Aromatherapy is the use of aromatic plant oils, including essential oils, for psychological and physical wellbeing. Aromatherapists blend therapeutic essential oils especially for each person and suggest methods of use such as topical application, massage, inhalation or water immersion to stimulate the desired responses.
The different smells (aromas), and the chemical constituents of the oils, can produce different emotional and physiological reactions. Essential oils can be massaged into the skin, added to bath water or vaporised in an oil burner. Although aromatherapy has been practised for centuries in various cultures, the modern version was developed mainly in France.
Aromatherapy has not yet undergone as much scientific scrutiny as other complementary therapies, but it may be effective in helping with some complaints.
Risks of aromatherapy
Some aromatic plant oils are toxic and should never be used at all – for example, camphor, pennyroyal and wintergreen.
Aromatic plant oils are very potent and should never be swallowed or applied undiluted to the skin. People with asthma and those prone to nose bleeds should use caution when inhaling vaporising oils. Do not use aromatic plant oils in any orifice such as ears, mouth or vagina.
Aromatic plant oils (essential oils) can be poisonous if taken in by mouth. Consumption of essential oils is an increasing cause of poisoning in children. All aromatic plant oils should be secured and kept out of reach of children. If poisoning occurs, ring triple zero (000) or the Victorian Poisons Information Centre on 131 126.
Pregnant women and people with certain conditions, including epilepsy and high blood pressure, should consult their doctor before using any aromatic plant oils. Some oils can be dangerous during pregnancy and for people with certain conditions.
Sensitivity to aromatic plant oils
Undiluted aromatic plant oils used over sensitive areas, such as nostrils or on sensitive skin, could irritate or burn the skin. In some cases, there may be an allergic reaction such as a skin rash in susceptible people.
Some of the oils that may cause problems include:
- ginger (carbon dioxide extracted)
- black pepper
- some citrus oils.
Using essential oils
Essential oils are extracted from plant material using steam or water distillation. Selected plant materials are heated with steam, water or both until the essential oil vaporises. The oil then condenses as it cools.
All volatile aromatic plant oils are concentrated plant oils. They should be used sparingly, only a few drops at a time and always diluted in some other medium, such as plain massage oil (cold-pressed vegetable oil) or unscented base cream (but not a mineral oil cream, such as most brands of sorbolene or baby oil). Aromatic plant oils do not dissolve in water unless mixed with a dispersant first.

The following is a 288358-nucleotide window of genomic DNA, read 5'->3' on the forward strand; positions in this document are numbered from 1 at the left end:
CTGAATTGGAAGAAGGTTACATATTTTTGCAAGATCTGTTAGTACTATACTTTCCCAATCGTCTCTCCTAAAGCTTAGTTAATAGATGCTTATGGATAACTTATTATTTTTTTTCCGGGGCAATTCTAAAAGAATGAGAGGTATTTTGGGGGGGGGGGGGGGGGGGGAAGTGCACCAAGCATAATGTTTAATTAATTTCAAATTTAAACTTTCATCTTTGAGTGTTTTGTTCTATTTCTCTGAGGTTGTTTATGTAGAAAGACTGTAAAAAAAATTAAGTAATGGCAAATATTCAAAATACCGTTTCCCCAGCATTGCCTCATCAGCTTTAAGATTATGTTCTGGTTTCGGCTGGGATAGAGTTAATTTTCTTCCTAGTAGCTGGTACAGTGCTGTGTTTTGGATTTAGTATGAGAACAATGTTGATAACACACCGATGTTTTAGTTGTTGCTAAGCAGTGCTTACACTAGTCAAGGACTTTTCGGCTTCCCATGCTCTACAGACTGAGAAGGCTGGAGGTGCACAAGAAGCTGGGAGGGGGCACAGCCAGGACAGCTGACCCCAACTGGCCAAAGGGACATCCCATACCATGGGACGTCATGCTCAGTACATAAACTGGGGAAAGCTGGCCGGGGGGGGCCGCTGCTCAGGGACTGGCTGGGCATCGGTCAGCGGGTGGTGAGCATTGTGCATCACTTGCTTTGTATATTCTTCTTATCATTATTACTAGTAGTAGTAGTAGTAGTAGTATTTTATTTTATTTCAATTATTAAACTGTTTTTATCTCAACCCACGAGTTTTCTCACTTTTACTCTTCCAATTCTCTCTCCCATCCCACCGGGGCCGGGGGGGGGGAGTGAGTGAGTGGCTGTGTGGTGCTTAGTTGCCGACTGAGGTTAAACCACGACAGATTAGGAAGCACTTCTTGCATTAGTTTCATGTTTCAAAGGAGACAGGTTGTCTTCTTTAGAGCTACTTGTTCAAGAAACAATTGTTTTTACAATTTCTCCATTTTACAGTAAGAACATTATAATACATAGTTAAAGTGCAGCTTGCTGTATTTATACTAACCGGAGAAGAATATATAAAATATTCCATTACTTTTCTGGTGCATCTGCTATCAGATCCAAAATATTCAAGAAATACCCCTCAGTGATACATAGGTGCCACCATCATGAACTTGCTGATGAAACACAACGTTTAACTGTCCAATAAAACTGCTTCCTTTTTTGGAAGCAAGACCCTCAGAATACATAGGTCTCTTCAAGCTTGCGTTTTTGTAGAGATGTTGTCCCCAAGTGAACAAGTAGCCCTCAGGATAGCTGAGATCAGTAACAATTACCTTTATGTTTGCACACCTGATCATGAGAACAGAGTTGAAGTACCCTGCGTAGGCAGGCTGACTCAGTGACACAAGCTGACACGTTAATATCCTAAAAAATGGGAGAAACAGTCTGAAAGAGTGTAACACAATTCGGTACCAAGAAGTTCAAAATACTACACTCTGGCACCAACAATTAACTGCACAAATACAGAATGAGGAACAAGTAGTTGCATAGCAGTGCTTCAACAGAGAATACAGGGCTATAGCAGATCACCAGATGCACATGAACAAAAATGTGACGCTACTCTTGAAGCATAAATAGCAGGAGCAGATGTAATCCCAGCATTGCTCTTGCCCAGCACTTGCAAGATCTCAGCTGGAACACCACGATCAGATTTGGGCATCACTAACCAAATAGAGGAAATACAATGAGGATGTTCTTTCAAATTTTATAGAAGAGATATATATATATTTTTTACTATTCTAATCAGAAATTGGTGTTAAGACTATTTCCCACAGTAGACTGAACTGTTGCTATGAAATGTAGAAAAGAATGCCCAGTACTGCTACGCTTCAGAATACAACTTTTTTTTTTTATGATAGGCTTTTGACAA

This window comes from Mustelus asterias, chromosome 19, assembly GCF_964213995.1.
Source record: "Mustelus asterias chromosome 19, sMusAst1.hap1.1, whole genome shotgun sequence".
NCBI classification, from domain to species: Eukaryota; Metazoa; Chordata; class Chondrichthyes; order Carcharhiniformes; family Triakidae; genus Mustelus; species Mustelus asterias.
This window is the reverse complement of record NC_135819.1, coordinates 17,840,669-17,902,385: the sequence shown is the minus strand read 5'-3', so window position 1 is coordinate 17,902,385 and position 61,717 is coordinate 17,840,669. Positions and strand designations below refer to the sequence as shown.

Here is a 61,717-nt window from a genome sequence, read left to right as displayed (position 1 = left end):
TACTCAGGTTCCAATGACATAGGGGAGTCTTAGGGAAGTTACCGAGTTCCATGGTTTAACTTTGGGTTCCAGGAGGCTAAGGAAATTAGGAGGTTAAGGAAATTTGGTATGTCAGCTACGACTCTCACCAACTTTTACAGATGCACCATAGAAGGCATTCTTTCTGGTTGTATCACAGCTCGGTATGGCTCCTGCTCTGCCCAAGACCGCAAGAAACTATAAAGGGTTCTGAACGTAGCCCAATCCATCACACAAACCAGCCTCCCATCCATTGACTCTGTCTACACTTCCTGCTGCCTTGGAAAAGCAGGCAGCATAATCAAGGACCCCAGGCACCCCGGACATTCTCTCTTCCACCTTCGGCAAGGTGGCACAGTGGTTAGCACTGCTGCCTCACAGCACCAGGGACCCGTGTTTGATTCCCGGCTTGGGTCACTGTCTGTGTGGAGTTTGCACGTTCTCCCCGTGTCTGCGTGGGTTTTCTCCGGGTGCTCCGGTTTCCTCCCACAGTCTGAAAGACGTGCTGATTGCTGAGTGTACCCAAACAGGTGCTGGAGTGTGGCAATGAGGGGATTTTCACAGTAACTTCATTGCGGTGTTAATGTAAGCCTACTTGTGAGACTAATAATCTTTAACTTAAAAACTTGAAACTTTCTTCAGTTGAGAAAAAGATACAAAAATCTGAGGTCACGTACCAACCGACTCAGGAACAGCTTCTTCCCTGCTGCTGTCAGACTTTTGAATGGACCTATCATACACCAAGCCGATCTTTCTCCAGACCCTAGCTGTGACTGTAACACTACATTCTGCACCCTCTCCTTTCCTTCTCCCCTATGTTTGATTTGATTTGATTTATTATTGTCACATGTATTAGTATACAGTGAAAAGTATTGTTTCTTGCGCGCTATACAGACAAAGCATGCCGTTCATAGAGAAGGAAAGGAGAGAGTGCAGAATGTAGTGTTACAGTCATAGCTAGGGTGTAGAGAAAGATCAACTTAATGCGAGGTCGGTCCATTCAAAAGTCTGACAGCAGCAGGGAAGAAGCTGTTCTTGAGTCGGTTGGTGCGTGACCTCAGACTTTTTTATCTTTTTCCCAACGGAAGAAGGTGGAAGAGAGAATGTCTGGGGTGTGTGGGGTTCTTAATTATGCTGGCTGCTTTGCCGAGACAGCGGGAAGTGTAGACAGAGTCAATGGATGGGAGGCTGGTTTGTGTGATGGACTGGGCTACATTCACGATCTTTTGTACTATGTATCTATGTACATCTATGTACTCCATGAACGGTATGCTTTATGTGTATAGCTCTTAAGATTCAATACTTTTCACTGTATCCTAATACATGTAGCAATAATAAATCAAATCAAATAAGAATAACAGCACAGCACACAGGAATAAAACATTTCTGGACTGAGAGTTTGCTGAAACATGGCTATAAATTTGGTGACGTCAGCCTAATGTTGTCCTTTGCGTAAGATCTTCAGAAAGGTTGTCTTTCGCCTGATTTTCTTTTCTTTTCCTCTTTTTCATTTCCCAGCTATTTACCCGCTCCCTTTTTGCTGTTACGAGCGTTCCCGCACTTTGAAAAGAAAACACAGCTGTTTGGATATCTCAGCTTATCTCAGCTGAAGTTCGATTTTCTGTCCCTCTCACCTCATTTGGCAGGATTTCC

Aromatic plant oils, including essential oils, should never be ingested (taken in by mouth) as they can be toxic.
Popular aromatic plant oils
A few of the popular aromatic plant oils and their uses for the following symptoms include:
- peppermint – digestive disorders
- rosemary – muscular pains, mental stimulant
- sandalwood – depression, anxiety and nervous tension
- sweet orange – depression and anxiety
- tea tree – respiratory problems, antifungal, antibacterial and antiviral
- lavender – headaches, insomnia, burns, aches and pains.
Where to get help
- Your doctor
- Qualified aromatherapy practitioner
- International Federation of Aromatherapists information line Tel. (02) 9715 6622
- In an emergency, call triple zero (000)
- Victorian Poisons Information Centre Tel. 13 11 26 – seven days a week, 24 hours a day – for advice about poisonings, suspected poisonings, bites and stings, mistakes with medicines and poisoning prevention advice.
Things to remember
- Aromatherapy is the use of aromatic plant oils to bring about physiological and emotional changes.
- Aromatic plant oils should never be swallowed or applied undiluted to the skin.
This page has been produced in consultation with and approved by:
Department of Health and Human Services - RHP&R - Office of the Chief Health Officer
Page content currently being reviewed.
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